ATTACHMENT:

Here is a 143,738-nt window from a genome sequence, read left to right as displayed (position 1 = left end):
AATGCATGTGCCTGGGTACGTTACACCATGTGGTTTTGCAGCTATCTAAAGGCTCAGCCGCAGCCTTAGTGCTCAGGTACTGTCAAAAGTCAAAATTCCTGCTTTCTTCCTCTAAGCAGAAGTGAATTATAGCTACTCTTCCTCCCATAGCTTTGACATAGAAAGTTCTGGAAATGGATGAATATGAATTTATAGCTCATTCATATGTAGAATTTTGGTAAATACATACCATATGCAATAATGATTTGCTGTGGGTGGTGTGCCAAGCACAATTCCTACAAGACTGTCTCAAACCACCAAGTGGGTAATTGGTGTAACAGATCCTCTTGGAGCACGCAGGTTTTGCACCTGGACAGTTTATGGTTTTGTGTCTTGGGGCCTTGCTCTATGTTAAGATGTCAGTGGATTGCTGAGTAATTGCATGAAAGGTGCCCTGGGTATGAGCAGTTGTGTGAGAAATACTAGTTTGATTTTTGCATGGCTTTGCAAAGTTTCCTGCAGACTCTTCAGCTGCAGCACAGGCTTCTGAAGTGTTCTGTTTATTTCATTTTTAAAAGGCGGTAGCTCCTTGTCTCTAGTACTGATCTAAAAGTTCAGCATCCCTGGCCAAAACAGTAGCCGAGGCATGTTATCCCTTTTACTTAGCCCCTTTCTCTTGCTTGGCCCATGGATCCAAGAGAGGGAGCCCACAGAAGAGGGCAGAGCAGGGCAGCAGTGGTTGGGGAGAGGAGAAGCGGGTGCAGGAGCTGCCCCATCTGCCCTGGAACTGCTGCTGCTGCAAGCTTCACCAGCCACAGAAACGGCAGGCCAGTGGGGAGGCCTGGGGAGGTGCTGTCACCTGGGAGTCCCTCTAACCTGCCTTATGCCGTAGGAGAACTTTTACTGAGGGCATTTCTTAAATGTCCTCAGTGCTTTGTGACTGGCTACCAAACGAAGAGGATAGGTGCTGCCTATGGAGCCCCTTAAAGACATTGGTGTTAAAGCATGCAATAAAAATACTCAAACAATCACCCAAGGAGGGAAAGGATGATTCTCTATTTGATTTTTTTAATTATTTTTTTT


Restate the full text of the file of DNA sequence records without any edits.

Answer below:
Here is a 143,738-nt window from a genome sequence, read left to right as displayed (position 1 = left end):
AATGCATGTGCCTGGGTACGTTACACCATGTGGTTTTGCAGCTATCTAAAGGCTCAGCCGCAGCCTTAGTGCTCAGGTACTGTCAAAAGTCAAAATTCCTGCTTTCTTCCTCTAAGCAGAAGTGAATTATAGCTACTCTTCCTCCCATAGCTTTGACATAGAAAGTTCTGGAAATGGATGAATATGAATTTATAGCTCATTCATATGTAGAATTTTGGTAAATACATACCATATGCAATAATGATTTGCTGTGGGTGGTGTGCCAAGCACAATTCCTACAAGACTGTCTCAAACCACCAAGTGGGTAATTGGTGTAACAGATCCTCTTGGAGCACGCAGGTTTTGCACCTGGACAGTTTATGGTTTTGTGTCTTGGGGCCTTGCTCTATGTTAAGATGTCAGTGGATTGCTGAGTAATTGCATGAAAGGTGCCCTGGGTATGAGCAGTTGTGTGAGAAATACTAGTTTGATTTTTGCATGGCTTTGCAAAGTTTCCTGCAGACTCTTCAGCTGCAGCACAGGCTTCTGAAGTGTTCTGTTTATTTCATTTTTAAAAGGCGGTAGCTCCTTGTCTCTAGTACTGATCTAAAAGTTCAGCATCCCTGGCCAAAACAGTAGCCGAGGCATGTTATCCCTTTTACTTAGCCCCTTTCTCTTGCTTGGCCCATGGATCCAAGAGAGGGAGCCCACAGAAGAGGGCAGAGCAGGGCAGCAGTGGTTGGGGAGAGGAGAAGCGGGTGCAGGAGCTGCCCCATCTGCCCTGGAACTGCTGCTGCTGCAAGCTTCACCAGCCACAGAAACGGCAGGCCAGTGGGGAGGCCTGGGGAGGTGCTGTCACCTGGGAGTCCCTCTAACCTGCCTTATGCCGTAGGAGAACTTTTACTGAGGGCATTTCTTAAATGTCCTCAGTGCTTTGTGACTGGCTACCAAACGAAGAGGATAGGTGCTGCCTATGGAGCCCCTTAAAGACATTGGTGTTAAAGCATGCAATAAAAATACTCAAACAATCACCCAAGGAGGGAAAGGATGATTCTCTATTTGATTTTTTTAATTATTTTTTTT